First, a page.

Dark Reading is part of the Informa Tech Division of Informa PLC

This site is operated by a business or businesses owned by Informa PLC and all copyright resides with them.Informa PLC's registered office is 5 Howick Place, London SW1P 1WG. Registered in England and Wales. Number 8860726.

Comments
As Stuxnet Anniversary Approaches, New SCADA Attack Is Discovered
Newest First  |  Oldest First  |  Threaded View
Bprince
50%
50%
Bprince,
User Rank: Ninja
6/27/2014 | 11:10:40 PM
Re: Stuxnet is another thing
I agree that the level of complexity is very different. Regardless, I think it underscores the importance of limiting the attack surface and locking those systems down as much as possible. No question that these attacks are going to continue to go up.

BP
securityaffairs
50%
50%
securityaffairs,
User Rank: Ninja
6/27/2014 | 3:23:24 AM
Stuxnet is another thing
Hi guys I'm reading on the internet that some colleagues are comparing this attack to the Stuxnet case. Be aware the only factor in common is that both targeted an ISC/SCADA system, but the level of complexity behind the operation is totally different.

Stuxnet is considerable a cyber weapon exploited by governments to hit Iranian critical infrastructure, its development as requested a huge effort in terms of money, resources and skills. I don't want to go deep into the details of Stuxnet architecture, but the malware used in the recent attacks is considerable a game if compared to Stuxnet. The dangerous aspect of the story is that the number of cyber attacks against critical infrastructures is increasing and it is even easier to find open on the internet all the necessary to hit vital component in critical processes.

I afraid that we will see an explosion of similar attacks in the next months, in the majority of the cases they will go undetected and this is a real problem.

Give a look to a recent presentation I made with the popular hacker Raoul Chiesa at Security Summit in Rome

http://securityaffairs.co/wordpress/25984/security/xp-critical-infrastructure.html

http://securityaffairs.co/wordpress/26092/cyber-crime/cyber-espionage-havex.html
RyanSepe
50%
50%
RyanSepe,
User Rank: Ninja
6/26/2014 | 10:07:10 PM
Admin Accounts
Again, it's these "watering hole" events, that make it crucial to have a standard account and an admin account with no internet capabilities. I know this isn't the main goal for this specific information gathering, however, if they wanted to they could use the spoofed app to pull credentials and gain industry information, change configurations, and potentially do major future damage. 

Just something to point out to help mitigate the risk of attacks that involve the watering hole event and potentientially stunt major detrimental damage.
David Wagner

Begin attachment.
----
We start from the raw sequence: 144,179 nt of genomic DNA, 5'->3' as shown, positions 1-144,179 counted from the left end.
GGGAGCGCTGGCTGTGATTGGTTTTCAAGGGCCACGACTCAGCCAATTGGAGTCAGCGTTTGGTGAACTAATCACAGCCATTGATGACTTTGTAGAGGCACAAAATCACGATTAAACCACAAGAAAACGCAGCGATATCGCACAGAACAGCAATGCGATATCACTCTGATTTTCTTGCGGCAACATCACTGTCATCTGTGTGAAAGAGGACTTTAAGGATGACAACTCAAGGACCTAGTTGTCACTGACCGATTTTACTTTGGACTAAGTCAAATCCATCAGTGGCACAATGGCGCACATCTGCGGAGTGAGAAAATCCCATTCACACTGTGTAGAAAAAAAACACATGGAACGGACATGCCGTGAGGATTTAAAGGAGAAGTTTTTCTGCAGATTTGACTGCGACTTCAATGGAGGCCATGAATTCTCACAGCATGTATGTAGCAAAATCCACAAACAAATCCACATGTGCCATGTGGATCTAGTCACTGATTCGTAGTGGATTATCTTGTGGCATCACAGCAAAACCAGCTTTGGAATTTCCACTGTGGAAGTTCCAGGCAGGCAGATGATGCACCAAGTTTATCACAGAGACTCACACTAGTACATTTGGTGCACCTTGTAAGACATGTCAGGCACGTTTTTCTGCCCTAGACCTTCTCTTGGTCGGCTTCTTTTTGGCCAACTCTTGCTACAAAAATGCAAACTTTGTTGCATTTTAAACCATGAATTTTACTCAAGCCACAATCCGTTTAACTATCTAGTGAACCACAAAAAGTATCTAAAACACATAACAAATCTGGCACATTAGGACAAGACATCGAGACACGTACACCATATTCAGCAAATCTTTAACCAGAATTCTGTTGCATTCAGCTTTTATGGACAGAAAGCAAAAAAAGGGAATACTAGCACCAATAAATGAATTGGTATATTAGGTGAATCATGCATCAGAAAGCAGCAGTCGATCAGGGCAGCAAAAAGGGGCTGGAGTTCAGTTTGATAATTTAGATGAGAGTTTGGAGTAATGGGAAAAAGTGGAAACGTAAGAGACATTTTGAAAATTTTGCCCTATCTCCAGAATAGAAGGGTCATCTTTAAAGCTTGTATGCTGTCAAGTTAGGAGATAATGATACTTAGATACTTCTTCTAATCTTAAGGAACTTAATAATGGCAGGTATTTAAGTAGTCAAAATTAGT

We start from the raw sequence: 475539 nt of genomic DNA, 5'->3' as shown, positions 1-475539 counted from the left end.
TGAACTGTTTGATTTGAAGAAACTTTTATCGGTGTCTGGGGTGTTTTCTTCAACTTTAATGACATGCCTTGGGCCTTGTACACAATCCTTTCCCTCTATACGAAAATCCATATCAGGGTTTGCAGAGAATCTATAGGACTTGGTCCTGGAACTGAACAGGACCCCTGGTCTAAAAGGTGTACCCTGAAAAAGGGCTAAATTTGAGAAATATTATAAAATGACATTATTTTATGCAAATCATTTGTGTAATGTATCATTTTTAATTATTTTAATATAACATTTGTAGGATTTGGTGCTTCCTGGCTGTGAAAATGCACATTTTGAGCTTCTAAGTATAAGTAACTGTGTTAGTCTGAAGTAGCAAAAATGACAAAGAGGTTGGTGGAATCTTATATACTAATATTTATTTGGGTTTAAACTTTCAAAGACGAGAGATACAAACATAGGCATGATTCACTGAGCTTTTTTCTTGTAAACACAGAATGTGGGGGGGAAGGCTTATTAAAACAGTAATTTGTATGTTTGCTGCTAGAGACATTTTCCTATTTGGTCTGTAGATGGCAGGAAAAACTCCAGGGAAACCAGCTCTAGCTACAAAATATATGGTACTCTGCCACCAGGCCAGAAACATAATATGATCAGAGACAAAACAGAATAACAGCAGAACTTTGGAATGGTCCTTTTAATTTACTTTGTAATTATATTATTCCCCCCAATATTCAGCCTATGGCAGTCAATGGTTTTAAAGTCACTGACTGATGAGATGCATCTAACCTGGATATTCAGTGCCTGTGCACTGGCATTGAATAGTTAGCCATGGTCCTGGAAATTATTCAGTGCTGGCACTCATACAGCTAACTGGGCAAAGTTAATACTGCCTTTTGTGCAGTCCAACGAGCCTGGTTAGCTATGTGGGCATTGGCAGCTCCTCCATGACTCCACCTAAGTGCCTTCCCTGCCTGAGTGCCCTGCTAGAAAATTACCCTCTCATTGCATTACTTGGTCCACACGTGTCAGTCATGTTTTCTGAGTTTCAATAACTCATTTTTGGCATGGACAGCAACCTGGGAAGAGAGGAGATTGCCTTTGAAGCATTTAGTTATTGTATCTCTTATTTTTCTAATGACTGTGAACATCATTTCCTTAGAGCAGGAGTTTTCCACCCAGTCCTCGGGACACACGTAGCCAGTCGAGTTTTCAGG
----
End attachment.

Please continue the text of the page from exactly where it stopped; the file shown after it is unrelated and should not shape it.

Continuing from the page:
50%
50%
David Wagner,
User Rank: Black Belt
6/26/2014 | 5:35:20 PM
Ominous
Wow, this isn't frightening at all. Just gathering intelligence for a future attack? Too-well-funded for anything but organized crime or a government?

Lovely.

So are Americans lucky here, or are we the next target?



Data Leak Week: Billions of Sensitive Files Exposed Online
Kelly Jackson Higgins, Executive Editor at Dark Reading,  12/10/2019
Intel Issues Fix for 'Plundervolt' SGX Flaw
Kelly Jackson Higgins, Executive Editor at Dark Reading,  12/11/2019
Register for Dark Reading Newsletters
White Papers
Video
Cartoon
Current Issue
The Year in Security: 2019
This Tech Digest provides a wrap up and overview of the year's top cybersecurity news stories. It was a year of new twists on old threats, with fears of another WannaCry-type worm and of a possible botnet army of Wi-Fi routers. But 2019 also underscored the risk of firmware and trusted security tools harboring dangerous holes that cybercriminals and nation-state hackers could readily abuse. Read more.
Flash Poll
Rethinking Enterprise Data Defense
Rethinking Enterprise Data Defense
Frustrated with recurring intrusions and breaches, cybersecurity professionals are questioning some of the industrys conventional wisdom. Heres a look at what theyre thinking about.
Twitter Feed
Dark Reading - Bug Report
Bug Report
Enterprise Vulnerabilities
From DHS/US-CERT's National Vulnerability Database
CVE-2019-5252
PUBLISHED: 2019-12-14
There is an improper authentication vulnerability in Huawei smartphones (Y9, Honor 8X, Honor 9 Lite, Honor 9i, Y6 Pro). The applock does not perform a sufficient authentication in a rare condition. Successful exploit could allow the attacker to use the application locked by applock in an instant.
CVE-2019-5235
PUBLISHED: 2019-12-14
Some Huawei smart phones have a null pointer dereference vulnerability. An attacker crafts specific packets and sends to the affected product to exploit this vulnerability. Successful exploitation may cause the affected phone to be abnormal.
CVE-2019-5264
PUBLISHED: 2019-12-13
There is an information disclosure vulnerability in certain Huawei smartphones (Mate 10;Mate 10 Pro;Honor V10;Changxiang 7S;P-smart;Changxiang 8 Plus;Y9 2018;Honor 9 Lite;Honor 9i;Mate 9). The software does not properly handle certain information of applications locked by applock in a rare condition...
CVE-2019-5277
PUBLISHED: 2019-12-13
Huawei CloudUSM-EUA V600R006C10;V600R019C00 have an information leak vulnerability. Due to improper configuration, the attacker may cause information leak by successful exploitation.
CVE-2019-5254
PUBLISHED: 2019-12-13
Certain Huawei products (AP2000;IPS Module;NGFW Module;NIP6300;NIP6600;NIP6800;S5700;SVN5600;SVN5800;SVN5800-C;SeMG9811;Secospace AntiDDoS8000;Secospace USG6300;Secospace USG6500;Secospace USG6600;USG6000V;eSpace U1981) have an out-of-bounds read vulnerability. An attacker who logs in to the board m...